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Matrix keypad support
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MATRIX KEYPAD SUPPORT

DEFINITIONS

INKEY

( - n )

Scans keypad. n=0 if all keys open. n=1 to 64 if any key pressed.

NEWKEY

( - n )

Calls INKEY but only returns n=1 to 64 if a new key is pressed.

LASTKEY

( - a )

User variable containing code of last key found by NEWKEY .

HARDWARE

Many applications of the TDS2020F computer module involve input from a keypad. Sometimes a full alphanumeric keyboard is required. Other uses involve inputs from microswitches or relay contacts. All of these requirements can usually be met by means of the keypad-encoding scheme built in to the TDS2020F as a combination of special hardware and software.

The diagrams indicate the connections for up to 64 keys. Although this is shown as an 8 x 8 matrix you may choose to use only part of it, e.g. 4 x 4 to input from a hex keypad. Alternatively the switches may represent microswitches etc. and not buttons. Port B is used for the keypad. Even if all the keys are not there you cannot use spare bits of Port B for other purposes.

The 8 pull-down resistors shown on the data bus lines are needed only for the keypad and all 8 must be present even if the keypad is not using all the data lines. A lower value is recommended when using certain LCDs on the bus, see ALPHANUMERIC LCDS, page 100. Leads to the keypad should be kept as short as practicable, preferably under 300mm (12 inches). If they are too long wrong codes can result but the bus can be buffered with a 74HC245 device if needed, see EXTENDING THE BUS, page 303. The diodes indicated are Schottky types for their low forward voltage drop. 1N4148 types will work but with reduced noise immunity.

When using the keypad mode in an application do not use chip select CS81B0* for any other purpose since this is used to internally strobe the output of Port B in the key matrix.

SOFTWARE

If a key is kept closed during multiple calls of NEWKEY only the first time will show which is pressed. Later ones give n=0. This is the word that is used most.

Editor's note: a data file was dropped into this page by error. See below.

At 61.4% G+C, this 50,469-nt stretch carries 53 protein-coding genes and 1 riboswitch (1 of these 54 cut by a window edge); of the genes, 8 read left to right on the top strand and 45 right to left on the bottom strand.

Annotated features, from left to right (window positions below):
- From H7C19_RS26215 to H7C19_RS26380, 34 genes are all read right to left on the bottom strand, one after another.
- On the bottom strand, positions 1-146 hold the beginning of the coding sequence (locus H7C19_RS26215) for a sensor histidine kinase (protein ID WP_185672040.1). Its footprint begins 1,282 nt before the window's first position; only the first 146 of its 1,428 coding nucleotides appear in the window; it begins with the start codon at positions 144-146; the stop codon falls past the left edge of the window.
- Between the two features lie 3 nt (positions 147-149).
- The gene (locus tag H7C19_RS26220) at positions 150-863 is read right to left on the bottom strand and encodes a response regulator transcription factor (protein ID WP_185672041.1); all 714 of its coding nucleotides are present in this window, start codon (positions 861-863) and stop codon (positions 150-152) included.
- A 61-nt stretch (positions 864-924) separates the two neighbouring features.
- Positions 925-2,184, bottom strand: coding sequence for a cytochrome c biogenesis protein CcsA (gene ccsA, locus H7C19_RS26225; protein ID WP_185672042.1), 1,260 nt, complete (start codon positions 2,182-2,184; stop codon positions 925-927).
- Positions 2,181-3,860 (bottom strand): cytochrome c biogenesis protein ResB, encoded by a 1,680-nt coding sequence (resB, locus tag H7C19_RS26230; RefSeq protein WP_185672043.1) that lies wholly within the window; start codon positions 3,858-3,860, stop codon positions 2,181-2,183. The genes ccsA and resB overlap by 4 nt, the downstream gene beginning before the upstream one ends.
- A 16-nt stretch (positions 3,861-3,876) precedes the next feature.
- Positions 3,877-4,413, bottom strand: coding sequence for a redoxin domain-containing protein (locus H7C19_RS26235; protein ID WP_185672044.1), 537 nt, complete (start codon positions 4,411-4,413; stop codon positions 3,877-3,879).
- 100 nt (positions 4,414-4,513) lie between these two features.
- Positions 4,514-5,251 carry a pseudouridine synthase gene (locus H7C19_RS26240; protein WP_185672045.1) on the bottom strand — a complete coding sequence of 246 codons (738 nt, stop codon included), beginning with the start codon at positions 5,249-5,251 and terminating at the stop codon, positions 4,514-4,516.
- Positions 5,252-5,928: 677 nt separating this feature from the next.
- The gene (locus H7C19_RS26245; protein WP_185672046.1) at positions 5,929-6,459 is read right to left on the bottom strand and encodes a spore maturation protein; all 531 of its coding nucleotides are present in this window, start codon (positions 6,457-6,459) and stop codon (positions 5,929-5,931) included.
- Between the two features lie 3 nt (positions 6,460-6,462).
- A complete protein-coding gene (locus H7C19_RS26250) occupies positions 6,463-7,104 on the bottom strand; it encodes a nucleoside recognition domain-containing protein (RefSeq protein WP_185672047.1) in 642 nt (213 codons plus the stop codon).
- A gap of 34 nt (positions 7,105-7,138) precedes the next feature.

The scheme works as follows. A single 1 is put in turn to each of the 8 outputs from Port B. However the keypad words put Port B into a special mode under which these outputs do not appear at once. They only occur if the processor calls address hex 81B0. Eight times in succession a different pattern is put to Port B and then address 81B0 is read. One row of the matrix is scanned each time and a pattern showing which switches are closed is input to the microprocessor. Software decodes these 8 patterns to give the number of the key. If more than one key is pressed the highest number is returned.

Typical times for execution of the keypad words are:

 

INKEY 17s
NEWKEY 65s

 

Here are some tips on using the keypad support words. The first example is a word that waits until a key is pressed. In function this is similar to KEY on the serial input:

 

: KEY ( - n ) \ Wait for key, n=1 to 64
BEGIN REGULAR NEWKEY ?DUP UNTIL ;

 

The word REGULAR is included to show that you can have the computer do many other jobs while waiting for a key. Define REGULAR to include whatever else the machine must do all the time, but keep it to a maximum of 100ms execution time so that response to a key is not delayed.

Usually you really need a value associated with each key, which is not just the simple key number. For example on an alphanumeric keypad the ASCII code will be wanted. The conversion is best done using a look-up table in this way:

 

HEX CREATE CODES \ Look-up table
34 C, 65 C, 2C C, 78 C, BA C, 43 C, 4F C, 7E C,
36 C, A2 C, 4D C, 69 C, 11 C, 0F C, EE C, 23 C,
56 C, EF C, FF C, A2 C, 33 C, 89 C, 2A C, 12 C,
9A C, C5 C, 5D C, 9E C, FC C, 23 C, 75 C, 82 C,
E5 C, 6A C, A6 C, 9D C, E8 C, 4C C, 44 C, 73 C,
7A C, AF C, BB C, 43 C, 68 C, 23 C, 11 C, 24 C,
67 C, 87 C, 98 C, 63 C, 0F C, E3 C, E0 C, F0 C,
55 C, FD C, AF C, F2 C, 45 C, 76 C, 9A C, 0D C,

: TRANSLATE ( n1 - n2 ) \ Change key code n1 into n2
CODES + 1- C@ ; DECIMAL

 

In this example the particular codes chosen for each key are arbitrary, the actual content of the table will depend on the application.

The final example combines the previous two and puts the code generated, assumed to be in ASCII, on an LCD. See LIQUID CRYSTAL DISPLAYS, page 97, for further details.

 

: REQUEST ( - ) \ Input from key matrix to LCD and PAD
WIPE \ blank LCD
PAD 40 BLANK \ clear buffer
PAD \ start of buffer
BEGIN KEY TRANSLATE DUP $0D <>
WHILE DUP LCDEMIT OVER C! 1+
REPEAT 2DROP ;

 

We escape from the word REQUEST only when the key that translates to code 0D (ASCII for carriage return) is pressed. The message typed out is put to the LCD and also is left in the PAD for further processing by the program.

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